After taking time off to focus on family, Melanie Griffith is back to her working-girl ways
IIt’s hard to believe, but it’s been 30 years since Melanie Griffith’s Tess Mcgill took the Staten Island Ferry to her Wall Street secretarial job in 1988’sworking Girl, with Carly Simon’s “Let the River Run” providing the anthemic soundtrack for her journey across New York Harbor.
Prior to the film’s release, Griffith had seemingly lived plenty: her first acting job at 14; sexually charged scenes at 17; a marriage to and divorce from Don Johnson (the first time); a second marriage, to Steven Bauer, resulting in her first biological child, Alexander (now 33). Afterworking Girl, while her career grew ( her performance garnered her an Academy Award nomination), so did her personal experiences. Divorcing Bauer, she remarried and divorced Johnson again and then married (and later divorced) Antonio Banderas. There were trips to rehab. And she gave birth to two more kids ( plus claimed a stepson, Jesse Johnson, as part of her extended family). Griffith’s daughters are the ones carrying on the Hollywood legacy that her mother, Tippi Hedren, now 88, started. Stella, her 21-year-old with Banderas, is a student at USC who spent the summer taking acting classes at Stella Adler, where Griffith herself had studied. And Dakota, her 28-year-old with Johnson, is an international superstar thanks to her role as Anastasia Steele in the Fifty Shades of Grey blockbusters.
But in our national collective memory, Griffith, who turned 61 in August, remains Tess fromworking Girl: sexy, plucky, and a poster child for outmaneuvering misogynist pigs way before the #Metoo era.“that’s fucked up,” says an amused Griffith when she’s reminded over lunch near her Central Park West apartment thatworking Girlwas a full three decades ago. “I didn’t even think about that. But it was one of those amazing, amazing experiences inmylife. And people still love it so much. They tell me how much it meant to them and how it changed their lives. And a lot of women my age and younger say, ‘I saw that movie, and it gave me encouragement to do what I wanted to do.’ ”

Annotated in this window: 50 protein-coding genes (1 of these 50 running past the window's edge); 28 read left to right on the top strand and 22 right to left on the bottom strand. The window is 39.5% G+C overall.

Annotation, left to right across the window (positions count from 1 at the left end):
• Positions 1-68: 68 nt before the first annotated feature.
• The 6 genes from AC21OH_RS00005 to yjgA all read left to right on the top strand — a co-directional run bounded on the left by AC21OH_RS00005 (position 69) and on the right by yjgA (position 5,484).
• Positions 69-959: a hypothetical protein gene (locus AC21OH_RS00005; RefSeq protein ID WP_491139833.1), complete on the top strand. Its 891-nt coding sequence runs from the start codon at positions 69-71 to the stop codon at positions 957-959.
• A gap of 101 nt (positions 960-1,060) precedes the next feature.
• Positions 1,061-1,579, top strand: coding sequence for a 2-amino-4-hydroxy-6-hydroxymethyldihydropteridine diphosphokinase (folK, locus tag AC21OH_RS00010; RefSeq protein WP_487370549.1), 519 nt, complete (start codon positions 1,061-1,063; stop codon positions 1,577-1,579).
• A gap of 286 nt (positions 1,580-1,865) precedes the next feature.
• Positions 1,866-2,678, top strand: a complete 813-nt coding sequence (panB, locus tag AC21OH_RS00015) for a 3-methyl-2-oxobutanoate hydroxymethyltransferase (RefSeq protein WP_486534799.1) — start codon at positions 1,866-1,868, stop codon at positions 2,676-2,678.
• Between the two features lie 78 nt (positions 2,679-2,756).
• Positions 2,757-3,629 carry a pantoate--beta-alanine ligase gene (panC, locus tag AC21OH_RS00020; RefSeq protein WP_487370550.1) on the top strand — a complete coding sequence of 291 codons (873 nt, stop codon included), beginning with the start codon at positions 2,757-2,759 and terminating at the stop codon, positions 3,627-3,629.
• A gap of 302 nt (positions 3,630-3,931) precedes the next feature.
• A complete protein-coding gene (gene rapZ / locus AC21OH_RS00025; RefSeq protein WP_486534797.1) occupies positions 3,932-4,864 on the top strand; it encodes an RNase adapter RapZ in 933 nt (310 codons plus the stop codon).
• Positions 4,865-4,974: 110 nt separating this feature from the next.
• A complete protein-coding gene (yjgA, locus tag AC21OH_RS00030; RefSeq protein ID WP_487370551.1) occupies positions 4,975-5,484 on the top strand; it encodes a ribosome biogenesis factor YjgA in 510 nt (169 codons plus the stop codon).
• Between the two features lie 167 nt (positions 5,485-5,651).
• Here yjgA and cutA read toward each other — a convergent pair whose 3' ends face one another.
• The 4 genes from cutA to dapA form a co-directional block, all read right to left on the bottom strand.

Does that feel good? “Hell, yeah,” Griffith says with a smile, outshining her two diamond rings and the heavyduty studs in each ear.
As Griffith dips into her tuna tartare and Parmesansprinkled fries, she says she always knew the Mike Nichols– directed film would have an impact, in part because making it was “magic.” Also, the issue of toppling the patriarchy remains crazily resonant today. Griffith’s mother went through a lot of hell in Hollywood, especially because of her muchdiscussed working relationship with Alfred Hitchcock.
“She was mentally abused and tortured by him,” explains Griffith, “so I knew not to ever let somebody take advantage of me. And I wasn’t stupid. I’m not saying any of those girls are stupid, but I was aware of what was possible.”
Though several of her early roles involved baring her skin for the camera, she insists she never had a situation where anyone tried to abuse her. “I’m sure that I had the suggestion of ‘I want to sleep with you, come over,’ but I knew better.
“If I think back, there were things that were asked, and I would just say, ‘No, I’m not doing it that way,’ but you had to be strong and know what you wanted,” Griffith continues. “I think I always had that. I was a tough chick. I wouldn’t do something if I didn’t want to do it.”
This resilience may explain why, when Griffith admits she’s thinking about writing a memoir and I suggest borrowing the titleworking Girl, she proposes calling itworking Bitchinstead. “But I don’t want to do a corny, stupid movie-star book, you know what I mean?”
Griffith, who stepped out of the limelight to raise her kids and be a wife, seems ready to get back to work again. Marrying Banderas after divorcing Johnson for the second time was “tumultuous,” Griffith recalls.
Diane von Furstenberg dress. David Webb necklace. Hair: Maranda for The Wall Group. Makeup: Lisa Storey for The Wall Group. Manicure: Whitney Gibson for TMG LA. Production: Tyler Duuring for Avenue B.